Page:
In South Jersey, shared services have been helping save money for many towns. Barnegat Township and Ocean Township have cooperated on several initiatives from waste management to sharing an administrator. Atlantic County is working on a central dispatch for 911 calls — an important component in emergency response, especially in the wake of Sandy.
Other towns continue to make progress. But we need to do more.
New Jersey is a state with 566 municipalities (soon to be 565) and even more school districts. Elected officials blinded by “home rule” may not see it, but there is certainly room for the ultimate shared service: Consolidation.
One year ago, Princeton Borough and Princeton Township residents went to the polls and approved the first large municipal consolidation in more than 100 years — a move that will save millions and improve service delivery for the soon-to-be combined towns.
When Sandy struck Princeton, we responded for the first time in a completely coordinated fashion. With the merger of our two municipalities fully under way, we established an emergency operations center that was staffed by the police departments, the public works departments, fire and EMS personnel and other staff. Police were able to coordinate more effectively in prioritizing coverage for the whole town, while the borough and township public works departments marshaled their resources to open up critical roadways more quickly.
We launched coordinated communication to all residents of the soon-to-be consolidated borough and township through social media outlets and an automated phone calling system. This single, coordinated emergency response was a dramatic improvement compared to the response coordination conducted separately by our towns in previous storms.
A coordinated emergency response isn’t the only reason to look closer at consolidation. We have set a path to savings that exceed our consolidationcommission’s estimate for 2013 and beyond. In addition, we have uncovered areas of savings that we did not focus on during the study process through zero-based budgeting in our operating budgets, harmonizing employee benefits, cost avoidance by better utilizing joint real estate and more.
The savings for the Princeton merger are projected to be at least 40 percent greater in 2013 than the original estimate ($2.26 million versus $1.61 million) from the consolidation commission that studied consolidation of the Princetons. Furthermore, at full implementation in three years, the commission originally estimated a total savings of $3.32 million. We now project that if the new governing body follows the commission’s recommendations, we can reach approximately $4 million in annual savings.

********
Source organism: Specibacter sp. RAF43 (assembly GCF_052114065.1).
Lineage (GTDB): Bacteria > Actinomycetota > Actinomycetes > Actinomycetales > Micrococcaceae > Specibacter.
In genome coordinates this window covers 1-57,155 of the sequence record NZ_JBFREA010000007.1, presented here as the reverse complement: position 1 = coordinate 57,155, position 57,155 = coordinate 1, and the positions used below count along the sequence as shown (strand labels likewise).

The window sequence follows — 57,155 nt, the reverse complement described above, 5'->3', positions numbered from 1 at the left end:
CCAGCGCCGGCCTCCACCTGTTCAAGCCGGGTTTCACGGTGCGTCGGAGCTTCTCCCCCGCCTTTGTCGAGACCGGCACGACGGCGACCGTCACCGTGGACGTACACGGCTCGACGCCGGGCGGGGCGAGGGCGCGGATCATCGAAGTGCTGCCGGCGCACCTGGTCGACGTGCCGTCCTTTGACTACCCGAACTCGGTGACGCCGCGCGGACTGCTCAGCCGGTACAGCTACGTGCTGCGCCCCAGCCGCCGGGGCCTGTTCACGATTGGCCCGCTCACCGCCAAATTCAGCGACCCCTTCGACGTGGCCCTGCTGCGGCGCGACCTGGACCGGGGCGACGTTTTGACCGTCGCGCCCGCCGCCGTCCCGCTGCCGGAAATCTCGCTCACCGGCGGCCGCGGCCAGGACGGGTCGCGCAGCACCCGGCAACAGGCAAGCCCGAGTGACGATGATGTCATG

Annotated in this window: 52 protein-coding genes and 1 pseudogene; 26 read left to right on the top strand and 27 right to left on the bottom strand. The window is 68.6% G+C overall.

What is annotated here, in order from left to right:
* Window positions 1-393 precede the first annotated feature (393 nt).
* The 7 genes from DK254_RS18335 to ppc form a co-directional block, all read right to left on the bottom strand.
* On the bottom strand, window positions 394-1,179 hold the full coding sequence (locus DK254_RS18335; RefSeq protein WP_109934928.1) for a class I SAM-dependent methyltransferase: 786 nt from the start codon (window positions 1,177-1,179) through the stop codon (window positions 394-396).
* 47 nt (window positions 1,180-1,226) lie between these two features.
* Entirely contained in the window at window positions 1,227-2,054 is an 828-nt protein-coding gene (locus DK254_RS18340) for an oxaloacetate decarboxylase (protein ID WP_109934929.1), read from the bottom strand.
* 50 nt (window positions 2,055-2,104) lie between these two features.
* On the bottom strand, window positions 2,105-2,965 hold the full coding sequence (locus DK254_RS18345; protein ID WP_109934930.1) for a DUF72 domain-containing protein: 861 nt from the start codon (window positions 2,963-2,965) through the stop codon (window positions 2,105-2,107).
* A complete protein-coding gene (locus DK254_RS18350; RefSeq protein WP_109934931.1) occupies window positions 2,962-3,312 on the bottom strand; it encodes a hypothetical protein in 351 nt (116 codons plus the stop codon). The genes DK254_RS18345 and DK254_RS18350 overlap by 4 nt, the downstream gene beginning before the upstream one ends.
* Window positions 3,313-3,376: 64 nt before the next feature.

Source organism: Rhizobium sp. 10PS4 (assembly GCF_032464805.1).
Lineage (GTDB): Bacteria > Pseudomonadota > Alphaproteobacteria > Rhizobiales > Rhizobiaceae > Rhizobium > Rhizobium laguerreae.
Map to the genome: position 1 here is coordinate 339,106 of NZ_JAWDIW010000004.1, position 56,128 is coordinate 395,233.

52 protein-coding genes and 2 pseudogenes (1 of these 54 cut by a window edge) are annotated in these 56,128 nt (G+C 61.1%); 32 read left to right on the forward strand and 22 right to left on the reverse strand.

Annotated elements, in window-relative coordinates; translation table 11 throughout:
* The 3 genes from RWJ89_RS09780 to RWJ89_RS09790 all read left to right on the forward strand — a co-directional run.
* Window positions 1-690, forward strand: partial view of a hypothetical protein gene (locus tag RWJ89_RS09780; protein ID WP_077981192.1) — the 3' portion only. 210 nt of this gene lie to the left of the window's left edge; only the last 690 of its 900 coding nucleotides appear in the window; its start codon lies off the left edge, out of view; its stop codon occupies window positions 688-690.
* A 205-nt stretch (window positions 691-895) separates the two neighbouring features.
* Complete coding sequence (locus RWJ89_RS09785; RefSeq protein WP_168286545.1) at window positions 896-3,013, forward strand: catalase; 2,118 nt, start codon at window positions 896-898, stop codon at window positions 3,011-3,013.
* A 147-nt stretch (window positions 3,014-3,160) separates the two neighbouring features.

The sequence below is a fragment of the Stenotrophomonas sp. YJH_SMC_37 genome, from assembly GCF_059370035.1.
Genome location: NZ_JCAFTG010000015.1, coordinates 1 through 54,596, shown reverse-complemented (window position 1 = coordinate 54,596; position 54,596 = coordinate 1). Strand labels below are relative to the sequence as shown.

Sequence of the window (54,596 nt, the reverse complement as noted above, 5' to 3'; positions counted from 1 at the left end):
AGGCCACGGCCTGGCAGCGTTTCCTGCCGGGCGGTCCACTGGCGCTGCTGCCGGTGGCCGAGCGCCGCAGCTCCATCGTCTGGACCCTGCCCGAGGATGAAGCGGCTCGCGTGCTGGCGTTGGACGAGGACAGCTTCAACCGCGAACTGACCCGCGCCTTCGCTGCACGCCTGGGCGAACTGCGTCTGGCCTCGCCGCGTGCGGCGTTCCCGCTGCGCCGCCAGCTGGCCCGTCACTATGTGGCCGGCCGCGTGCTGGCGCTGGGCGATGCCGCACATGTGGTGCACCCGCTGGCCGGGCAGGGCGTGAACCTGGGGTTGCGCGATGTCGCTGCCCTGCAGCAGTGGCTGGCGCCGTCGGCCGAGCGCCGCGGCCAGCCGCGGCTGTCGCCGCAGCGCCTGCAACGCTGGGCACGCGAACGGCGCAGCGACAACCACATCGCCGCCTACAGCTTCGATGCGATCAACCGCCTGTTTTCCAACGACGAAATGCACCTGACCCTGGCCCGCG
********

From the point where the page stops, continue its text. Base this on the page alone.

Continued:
Consolidation may not be the solution for all municipalities, but for some it is certainly worth considering. It has the potential to create a more sustainable budget that can survive under the state’s 2 percent municipal budget cap without drastically reducing surplus or cutting valuable services. So, why aren’t other towns looking into this more expeditiously?
The main obstacle remains our elected officials who still cling to home rule. It’s easy to understand why — consolidation brings fears of losing control and giving up town identity. However, under the Local Option Municipal Consolidation Act, there are new provisions that make mergers more feasible. Towns can now apportion debt (each town remains separately responsible for the debt it incurred prior to consolidating). Towns can develop advisory planning districts to help preserve neighborhood character, and perhaps most important they can continue ordinances and service districts within their pre-consolidation borders, allowing many identity-related concerns to subside.
Without consolidating, the Princetons, like many other towns in New Jersey, would have been under continued budget pressures, and residents would have continued to seestaff and service cuts. It’s always easy to point fingers and cling to the hope that things will magically change and keep studying shared services without having the political will to enact them. All the while many towns are spending down their savings or cutting services to try to stay under the 2 percent cap.
Our success in Princeton has certainly sparked more discussion throughout the state, and there are a select group of open-minded elected officials and residents who want to continue this effort in New Jersey. While consolidation is not a silverbullet solution for everything that ails us, it certainly is one tool in our municipal toolkit that should be moved to the top shelf.
Our success is proof.
Chad Goerner is mayor of Princeton Township. Gina Genovese is executive director of Courage to Connect New Jersey, a nonprofit, nonpartisan organization that helps citizens and elected officials work through the municipal consolidation process.